Confidence and coherence cultivated through commitment

More than once I’ve reflected that perhaps the only thing I’ve ever done ‘wrong’ (or that has lead to undesirable consequences) has been to not embody and consistently practice that which I ‘know’ (in heart and mind) to be right, true, and appropriate. This blog is both an artifact of and reflection on how regular practices enable good things.

At various times in life I’ve thought it was really important to regularly practice activities like moving my body, meditate, express gratitude, eating raw food, measure and reduce my carbon footprint or religiously completing my “GTD weekly review”. The motivations were varied, but there was a common sense that doing, being and relating in particular ways both reflect and reinforce a sense of coherence, integrity and trustworthiness.

And….sometimes that regular practice doesn’t happen or becomes overwhelmed by a sense of duty, obligation and guilt. In my case it seems the main way I undermine this sense of coherence, the possibility of integrity and the quality of trust is to try do DO too many things! That is, putting myself in a position of over-commitment that compromises my ability to be “present with” and “enabled by”. Instead of being, relating and doing coherently I end up doing too many things….and none of them really “as” the principle or qualities intended.

And, I am learning…slowly.

Here’s an example of how it works, how it doesn’t work, and one thing I’m committed to for the next 100 days.

I haven’t had much of a physical routine for a while, probably since stopping cycling so intensely about a year ago. The time spent in Texas immersed in Cheng Hsin was a fantastic foundation of physical awareness and I’ve made significant efforts to continue Cheng Hsin in Geraldton. But without the regularity, goals, partners to play with and provide feedback, I found myself drifting a bit, doing a cross-fit set and Tai Chi a few times a week. That’s not enough to make any progress, and its subservient to my mood  which can mean I don’t do it exactly when I need it the most.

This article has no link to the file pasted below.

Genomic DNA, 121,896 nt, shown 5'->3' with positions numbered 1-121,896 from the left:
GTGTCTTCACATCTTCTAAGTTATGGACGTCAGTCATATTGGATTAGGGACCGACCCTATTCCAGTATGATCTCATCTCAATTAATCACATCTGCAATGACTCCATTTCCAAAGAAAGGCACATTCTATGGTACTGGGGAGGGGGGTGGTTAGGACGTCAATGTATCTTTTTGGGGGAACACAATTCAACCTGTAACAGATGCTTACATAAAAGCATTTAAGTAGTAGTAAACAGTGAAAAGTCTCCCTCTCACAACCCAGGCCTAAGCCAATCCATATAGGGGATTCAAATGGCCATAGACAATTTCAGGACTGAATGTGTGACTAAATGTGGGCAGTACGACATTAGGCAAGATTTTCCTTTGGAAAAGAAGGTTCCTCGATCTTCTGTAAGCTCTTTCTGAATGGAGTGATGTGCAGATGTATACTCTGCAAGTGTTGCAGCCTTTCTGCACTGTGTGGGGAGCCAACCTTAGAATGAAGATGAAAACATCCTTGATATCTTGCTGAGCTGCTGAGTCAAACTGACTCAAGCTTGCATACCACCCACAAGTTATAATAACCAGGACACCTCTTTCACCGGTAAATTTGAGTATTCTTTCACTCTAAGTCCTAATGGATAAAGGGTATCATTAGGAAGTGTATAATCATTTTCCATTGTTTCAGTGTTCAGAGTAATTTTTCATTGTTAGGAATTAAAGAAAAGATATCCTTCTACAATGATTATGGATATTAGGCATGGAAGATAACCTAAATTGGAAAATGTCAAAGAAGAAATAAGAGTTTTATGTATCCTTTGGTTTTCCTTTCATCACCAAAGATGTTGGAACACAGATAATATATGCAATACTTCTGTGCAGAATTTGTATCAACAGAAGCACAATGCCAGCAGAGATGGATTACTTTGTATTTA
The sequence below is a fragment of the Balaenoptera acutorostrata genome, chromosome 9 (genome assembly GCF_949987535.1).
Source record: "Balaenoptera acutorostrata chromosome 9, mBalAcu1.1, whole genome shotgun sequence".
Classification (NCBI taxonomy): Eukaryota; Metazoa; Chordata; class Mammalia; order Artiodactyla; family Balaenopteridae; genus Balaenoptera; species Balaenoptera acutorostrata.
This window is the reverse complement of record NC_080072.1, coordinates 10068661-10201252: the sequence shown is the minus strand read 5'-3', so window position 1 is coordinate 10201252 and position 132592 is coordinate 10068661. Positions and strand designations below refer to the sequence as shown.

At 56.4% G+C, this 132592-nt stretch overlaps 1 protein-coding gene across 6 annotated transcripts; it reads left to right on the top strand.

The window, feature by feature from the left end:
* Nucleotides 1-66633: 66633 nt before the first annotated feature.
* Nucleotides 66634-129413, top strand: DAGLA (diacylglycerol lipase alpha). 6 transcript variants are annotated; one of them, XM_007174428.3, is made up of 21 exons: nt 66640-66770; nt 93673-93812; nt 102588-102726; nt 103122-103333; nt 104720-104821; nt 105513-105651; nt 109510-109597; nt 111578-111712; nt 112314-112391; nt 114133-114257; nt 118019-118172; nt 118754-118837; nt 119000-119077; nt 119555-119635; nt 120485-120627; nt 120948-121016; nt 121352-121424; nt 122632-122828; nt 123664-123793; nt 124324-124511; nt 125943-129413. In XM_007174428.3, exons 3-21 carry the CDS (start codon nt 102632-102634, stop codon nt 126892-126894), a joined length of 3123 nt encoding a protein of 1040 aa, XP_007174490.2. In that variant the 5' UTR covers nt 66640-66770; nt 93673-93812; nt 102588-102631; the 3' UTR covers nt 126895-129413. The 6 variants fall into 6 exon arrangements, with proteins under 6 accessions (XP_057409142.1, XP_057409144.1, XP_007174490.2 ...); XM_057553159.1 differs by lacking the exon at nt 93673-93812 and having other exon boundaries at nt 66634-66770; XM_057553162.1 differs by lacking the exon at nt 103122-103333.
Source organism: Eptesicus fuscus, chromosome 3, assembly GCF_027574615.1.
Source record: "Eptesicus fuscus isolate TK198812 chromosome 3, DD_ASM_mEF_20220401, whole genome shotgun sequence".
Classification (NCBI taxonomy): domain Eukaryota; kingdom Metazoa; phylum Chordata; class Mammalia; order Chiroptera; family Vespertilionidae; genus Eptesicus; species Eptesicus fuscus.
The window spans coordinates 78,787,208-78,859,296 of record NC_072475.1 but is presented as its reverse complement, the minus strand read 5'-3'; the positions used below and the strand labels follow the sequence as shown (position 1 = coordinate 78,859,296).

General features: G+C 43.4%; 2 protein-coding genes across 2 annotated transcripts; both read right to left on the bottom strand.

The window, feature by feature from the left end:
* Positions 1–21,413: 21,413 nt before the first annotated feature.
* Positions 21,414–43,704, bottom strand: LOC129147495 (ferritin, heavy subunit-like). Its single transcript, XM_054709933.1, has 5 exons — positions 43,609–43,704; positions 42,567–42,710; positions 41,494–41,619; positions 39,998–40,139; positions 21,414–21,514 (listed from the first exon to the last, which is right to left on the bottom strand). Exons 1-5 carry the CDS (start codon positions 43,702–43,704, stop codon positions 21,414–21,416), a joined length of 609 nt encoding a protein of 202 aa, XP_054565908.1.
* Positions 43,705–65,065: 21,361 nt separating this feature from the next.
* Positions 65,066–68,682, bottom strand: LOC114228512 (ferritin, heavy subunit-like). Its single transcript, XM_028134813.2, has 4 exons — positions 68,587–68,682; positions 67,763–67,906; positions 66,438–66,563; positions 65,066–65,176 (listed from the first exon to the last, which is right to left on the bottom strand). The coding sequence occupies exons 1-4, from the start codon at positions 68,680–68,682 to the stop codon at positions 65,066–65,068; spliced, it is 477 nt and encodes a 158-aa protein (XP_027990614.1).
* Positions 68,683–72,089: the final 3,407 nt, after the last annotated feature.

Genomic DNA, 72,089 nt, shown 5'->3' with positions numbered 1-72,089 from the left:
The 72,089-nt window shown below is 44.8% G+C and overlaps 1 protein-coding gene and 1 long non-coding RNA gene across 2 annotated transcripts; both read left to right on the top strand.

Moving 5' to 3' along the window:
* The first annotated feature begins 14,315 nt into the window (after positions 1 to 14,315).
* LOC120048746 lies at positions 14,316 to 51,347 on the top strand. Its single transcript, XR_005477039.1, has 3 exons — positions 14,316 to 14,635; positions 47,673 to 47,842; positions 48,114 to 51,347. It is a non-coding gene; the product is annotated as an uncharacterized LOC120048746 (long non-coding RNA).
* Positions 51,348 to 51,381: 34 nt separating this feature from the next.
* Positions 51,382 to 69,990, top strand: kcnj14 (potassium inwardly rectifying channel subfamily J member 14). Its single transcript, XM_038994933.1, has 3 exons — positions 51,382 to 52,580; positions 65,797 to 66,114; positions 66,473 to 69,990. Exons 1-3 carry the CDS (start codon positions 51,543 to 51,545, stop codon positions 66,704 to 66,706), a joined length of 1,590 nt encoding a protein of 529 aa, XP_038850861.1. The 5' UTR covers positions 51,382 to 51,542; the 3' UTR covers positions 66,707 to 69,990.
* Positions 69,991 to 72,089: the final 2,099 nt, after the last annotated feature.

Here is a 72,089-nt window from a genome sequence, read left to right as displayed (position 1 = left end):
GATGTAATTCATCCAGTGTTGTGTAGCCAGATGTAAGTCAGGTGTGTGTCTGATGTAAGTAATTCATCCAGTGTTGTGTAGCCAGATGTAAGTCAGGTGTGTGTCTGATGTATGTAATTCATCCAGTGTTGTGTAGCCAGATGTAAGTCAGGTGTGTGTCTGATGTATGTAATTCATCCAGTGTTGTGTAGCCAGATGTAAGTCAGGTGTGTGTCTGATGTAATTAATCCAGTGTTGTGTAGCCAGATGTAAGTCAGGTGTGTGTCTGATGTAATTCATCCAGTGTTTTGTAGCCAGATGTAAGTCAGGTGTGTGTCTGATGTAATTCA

My body-being was being pummelled by the knockout combo of feeling physically inactive and also feeling guilty for not doing what I had committed myself to doing. A read of Josh Waitzkin’s ‘The Art of Learning’ fired me up again, as did my preparatory contemplations prior to a coaching conversation with Michael Keller. Prior and during the conversation with Michael it became obvious that I really wanted to, needed to, do something regular and meaningful physically that was enabling of coherence in my being, thinking and action.


The insight while talking to Michael was that it’s so easy for me to over-commit and self-defeat the most simple of regular practices. Here’s an example:

  • I want to develop my responsiveness, flexibility, skill, strength and presence,
  • Practicing Cheng Hsin would do this, but there are only a couple of people once a week who want to do this,
  • I should find and regularly practice other things that are similar to the form or embody the principles of Cheng Hins,
  • Regular training in another martial art, cross-fit at home, Yoga stretches in the evening, Tai Chi at lunchtimes and surfing on the weekends should do it….